In reviewing what the Apostle John says in this verse, Archibald T. Robertson (1863-1934) notes that the Latin Vulgate inserts words in the Textus Receptus, which are missing in Greek manuscripts, except for two late copies (one hundred sixty-two) in the Vatican Library of the fifteenth century, (thirty-four) of the sixteenth century in Trinity College, Dublin). Jerome did not have it. Cyprian applies the language of the Trinity, and Priscillian has it. Erasmus did not have it in his first edition but rashly offered to insert it if a single Greek manuscript had it, and 34 was produced with the insertion as if made to order. The spurious addition in verse seven is: “in heaven, the Father, the Word, and the Holy Spirit, and these three are one. Then in verse eight, “and there are three that bear witness on earth.”
Perhaps, since the doctrine of the Trinity did not appear in scripture, some Latin scribe took Cyprian’s explanation and wrote it on the margin of his text. And so, it got into the Latin Vulgate and finally into the Textus Receptus by Erasmus’ compromise. Verse eight reads that the Spirit, the water, and the blood are witnesses. The same three witnesses of verses six and seven repeated with the Spirit first. The resumptive article “Agree in one” was for the one thing, to bring us to faith in Jesus as the Incarnate Son of God, the very purpose for which John wrote his Gospel. 
Characteristically, Alan England Brooke (1863-1939) states that the witness of Jesus being the Messiah, the Son of God, is trustworthy. It fulfills the conditions of legally valid witness, as laid down in Scripture. The same interpretation must be given to the Spirit, the water, and the blood here as in the preceding verse. The Messiah “came” by water and by blood, and the Spirit bore witness to Him and His Mission. The witness of the Spirit is supported by the witness of the water and the blood. The means by which He accomplished His Mission are minor witnesses to its character. And the witnesses agree. As interpreted by the Spirit, the Spirit and the opening and closing scenes of the Ministry bear similar witness to the Messiah. They are, for one thing, trending in the same direction, exist for the same object. They all work towards the same result, the establishing of the truth that Jesus is the Messiah, the Son of God.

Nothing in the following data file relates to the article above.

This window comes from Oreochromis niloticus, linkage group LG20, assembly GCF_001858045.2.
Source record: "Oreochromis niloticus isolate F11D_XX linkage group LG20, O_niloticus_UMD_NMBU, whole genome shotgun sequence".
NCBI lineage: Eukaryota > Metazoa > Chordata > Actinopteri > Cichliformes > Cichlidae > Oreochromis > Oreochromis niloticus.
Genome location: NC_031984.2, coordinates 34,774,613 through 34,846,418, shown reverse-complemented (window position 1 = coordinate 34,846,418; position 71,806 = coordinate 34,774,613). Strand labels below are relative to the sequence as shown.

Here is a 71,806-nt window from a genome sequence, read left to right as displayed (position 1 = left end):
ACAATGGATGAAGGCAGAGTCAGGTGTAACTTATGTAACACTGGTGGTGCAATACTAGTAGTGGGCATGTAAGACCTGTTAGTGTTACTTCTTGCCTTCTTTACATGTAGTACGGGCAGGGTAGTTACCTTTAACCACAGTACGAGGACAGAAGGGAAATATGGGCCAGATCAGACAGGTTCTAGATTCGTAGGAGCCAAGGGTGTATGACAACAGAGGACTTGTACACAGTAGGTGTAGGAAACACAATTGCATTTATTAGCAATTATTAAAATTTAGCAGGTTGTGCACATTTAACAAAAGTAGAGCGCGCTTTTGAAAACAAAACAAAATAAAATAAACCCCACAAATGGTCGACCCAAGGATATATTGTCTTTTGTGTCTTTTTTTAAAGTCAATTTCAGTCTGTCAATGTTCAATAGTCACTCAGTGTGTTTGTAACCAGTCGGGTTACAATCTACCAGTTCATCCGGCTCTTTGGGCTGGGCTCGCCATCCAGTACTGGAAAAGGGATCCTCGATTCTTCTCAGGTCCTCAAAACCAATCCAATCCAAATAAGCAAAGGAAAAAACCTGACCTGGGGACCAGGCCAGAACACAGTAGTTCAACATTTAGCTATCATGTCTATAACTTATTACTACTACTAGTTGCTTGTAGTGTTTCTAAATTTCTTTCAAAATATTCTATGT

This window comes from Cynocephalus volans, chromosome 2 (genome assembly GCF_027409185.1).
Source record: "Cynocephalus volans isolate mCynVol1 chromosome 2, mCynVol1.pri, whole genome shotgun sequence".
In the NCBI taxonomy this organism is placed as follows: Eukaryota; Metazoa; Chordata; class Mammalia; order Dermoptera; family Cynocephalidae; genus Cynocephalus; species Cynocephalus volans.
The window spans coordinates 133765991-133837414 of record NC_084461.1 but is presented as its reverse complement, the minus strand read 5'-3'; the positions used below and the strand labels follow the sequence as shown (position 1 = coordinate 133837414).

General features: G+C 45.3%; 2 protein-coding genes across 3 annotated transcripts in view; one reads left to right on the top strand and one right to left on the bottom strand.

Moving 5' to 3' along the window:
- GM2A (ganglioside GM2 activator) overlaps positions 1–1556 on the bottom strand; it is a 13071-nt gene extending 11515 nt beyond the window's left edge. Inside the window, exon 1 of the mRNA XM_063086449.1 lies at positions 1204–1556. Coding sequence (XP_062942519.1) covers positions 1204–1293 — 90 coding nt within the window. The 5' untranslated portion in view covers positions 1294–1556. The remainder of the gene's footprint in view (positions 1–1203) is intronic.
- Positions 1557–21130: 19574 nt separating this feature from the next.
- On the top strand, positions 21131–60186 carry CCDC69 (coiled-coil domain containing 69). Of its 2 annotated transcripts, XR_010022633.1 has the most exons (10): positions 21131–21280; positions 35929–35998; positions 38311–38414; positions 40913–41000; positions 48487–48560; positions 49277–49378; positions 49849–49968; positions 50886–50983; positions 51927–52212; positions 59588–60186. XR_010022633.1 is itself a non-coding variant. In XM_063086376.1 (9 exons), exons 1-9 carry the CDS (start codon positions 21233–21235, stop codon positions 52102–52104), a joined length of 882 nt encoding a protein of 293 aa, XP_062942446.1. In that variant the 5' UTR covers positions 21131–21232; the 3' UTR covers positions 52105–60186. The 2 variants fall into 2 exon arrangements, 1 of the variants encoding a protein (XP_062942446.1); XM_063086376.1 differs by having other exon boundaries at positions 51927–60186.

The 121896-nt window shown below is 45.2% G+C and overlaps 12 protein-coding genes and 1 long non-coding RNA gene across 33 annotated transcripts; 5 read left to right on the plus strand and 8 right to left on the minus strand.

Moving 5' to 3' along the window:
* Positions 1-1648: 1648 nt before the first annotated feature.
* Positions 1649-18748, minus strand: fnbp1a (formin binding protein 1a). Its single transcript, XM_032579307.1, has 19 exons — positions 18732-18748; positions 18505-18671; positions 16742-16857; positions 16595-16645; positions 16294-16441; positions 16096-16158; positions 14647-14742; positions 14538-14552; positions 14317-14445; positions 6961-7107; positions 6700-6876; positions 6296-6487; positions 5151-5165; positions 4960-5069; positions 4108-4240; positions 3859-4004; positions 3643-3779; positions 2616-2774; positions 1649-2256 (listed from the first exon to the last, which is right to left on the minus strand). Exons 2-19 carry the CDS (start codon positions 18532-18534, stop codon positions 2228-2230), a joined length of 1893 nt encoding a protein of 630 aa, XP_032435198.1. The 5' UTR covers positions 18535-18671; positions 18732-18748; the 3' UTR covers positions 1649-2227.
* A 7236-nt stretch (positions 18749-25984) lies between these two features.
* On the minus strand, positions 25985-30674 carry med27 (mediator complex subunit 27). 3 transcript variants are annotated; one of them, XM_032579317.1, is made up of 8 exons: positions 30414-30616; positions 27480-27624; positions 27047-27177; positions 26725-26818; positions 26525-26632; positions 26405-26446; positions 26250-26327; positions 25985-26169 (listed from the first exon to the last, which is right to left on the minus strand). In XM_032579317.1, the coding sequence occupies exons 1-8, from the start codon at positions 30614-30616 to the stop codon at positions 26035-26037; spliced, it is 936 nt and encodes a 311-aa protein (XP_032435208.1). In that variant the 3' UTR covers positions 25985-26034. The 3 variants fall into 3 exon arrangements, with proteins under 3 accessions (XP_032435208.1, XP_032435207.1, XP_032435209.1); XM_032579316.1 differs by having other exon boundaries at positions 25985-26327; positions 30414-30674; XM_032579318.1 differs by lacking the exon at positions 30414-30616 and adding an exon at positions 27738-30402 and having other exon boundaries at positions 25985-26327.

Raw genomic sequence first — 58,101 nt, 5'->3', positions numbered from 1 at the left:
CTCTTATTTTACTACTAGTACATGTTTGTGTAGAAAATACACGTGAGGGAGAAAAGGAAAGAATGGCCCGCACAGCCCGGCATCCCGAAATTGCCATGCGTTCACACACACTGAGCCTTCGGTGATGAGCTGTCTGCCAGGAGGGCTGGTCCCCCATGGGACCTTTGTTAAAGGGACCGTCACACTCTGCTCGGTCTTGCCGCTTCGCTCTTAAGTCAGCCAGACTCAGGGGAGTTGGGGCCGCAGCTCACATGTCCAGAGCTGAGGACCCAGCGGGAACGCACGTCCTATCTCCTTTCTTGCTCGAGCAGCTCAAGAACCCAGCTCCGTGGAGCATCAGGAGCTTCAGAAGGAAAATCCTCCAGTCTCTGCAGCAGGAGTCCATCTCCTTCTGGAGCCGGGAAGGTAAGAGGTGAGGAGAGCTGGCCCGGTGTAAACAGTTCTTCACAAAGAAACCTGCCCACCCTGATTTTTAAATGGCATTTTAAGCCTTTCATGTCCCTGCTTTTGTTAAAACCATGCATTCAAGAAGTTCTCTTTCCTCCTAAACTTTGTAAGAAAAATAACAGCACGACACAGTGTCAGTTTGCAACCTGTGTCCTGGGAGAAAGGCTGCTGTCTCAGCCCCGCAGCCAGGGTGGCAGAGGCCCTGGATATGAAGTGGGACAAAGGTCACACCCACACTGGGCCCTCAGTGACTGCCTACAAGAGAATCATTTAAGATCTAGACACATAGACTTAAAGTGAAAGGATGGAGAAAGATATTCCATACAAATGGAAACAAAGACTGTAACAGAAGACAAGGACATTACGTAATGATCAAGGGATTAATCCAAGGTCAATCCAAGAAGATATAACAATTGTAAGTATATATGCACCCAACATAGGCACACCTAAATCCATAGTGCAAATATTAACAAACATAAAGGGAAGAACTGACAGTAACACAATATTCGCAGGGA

With an eye for detail, David Smith (1866-1932) sees verses seven and eight as the Water (the Lord’s consecrated spiritual and eternal Life) and the Blood (His sacrificial Death) are testimonies to the Incarnation, but they are insufficient. A third testimony of the Spirit is needed to reveal its significance and bring it home to our hearts. The wonder and glory of that incredible manifestation would stay hidden without His enlightenment. It will be as incomprehensible to us as “mathematics to a canine or music to a camel.” Revealing Jesus was the goal for which the Apostle John wrote his Gospel. 
 John 5:39
 Morgan, James B., An Exposition of the First Epistle of John, op. cit., Lecture XLIII, pp. 426-428
 John 19:35
 Gaebelein, Arno C., The Annotated Bible, op. cit., pp. 158-159
 1 John 5:11
 1 John 1:34; 4:14
 Kelman, John: Ephemera Eternitatis, Hodder and Stoughton, London, 1910, The Spiritual Doctrine of God, Preached on Trinity-Sunday, pp. 144-145, 149
 John 20:31
 Robertson, Archibald T., Word Pictures of the New Testament, op. cit., p. 1968
 Deuteronomy 19:15 Cf. Deuteronomy 17:6; Matthew 18:16; 2 Corinthians 13:1; John 8:17
 Brooke, Alan E., A Critical and Exegetical Commentary on the Johannine Epistles, op. cit., p. 137
 John 20:31
 Smith, David: Expositor’s Greek Testament, 1 John, op. cit., p. 195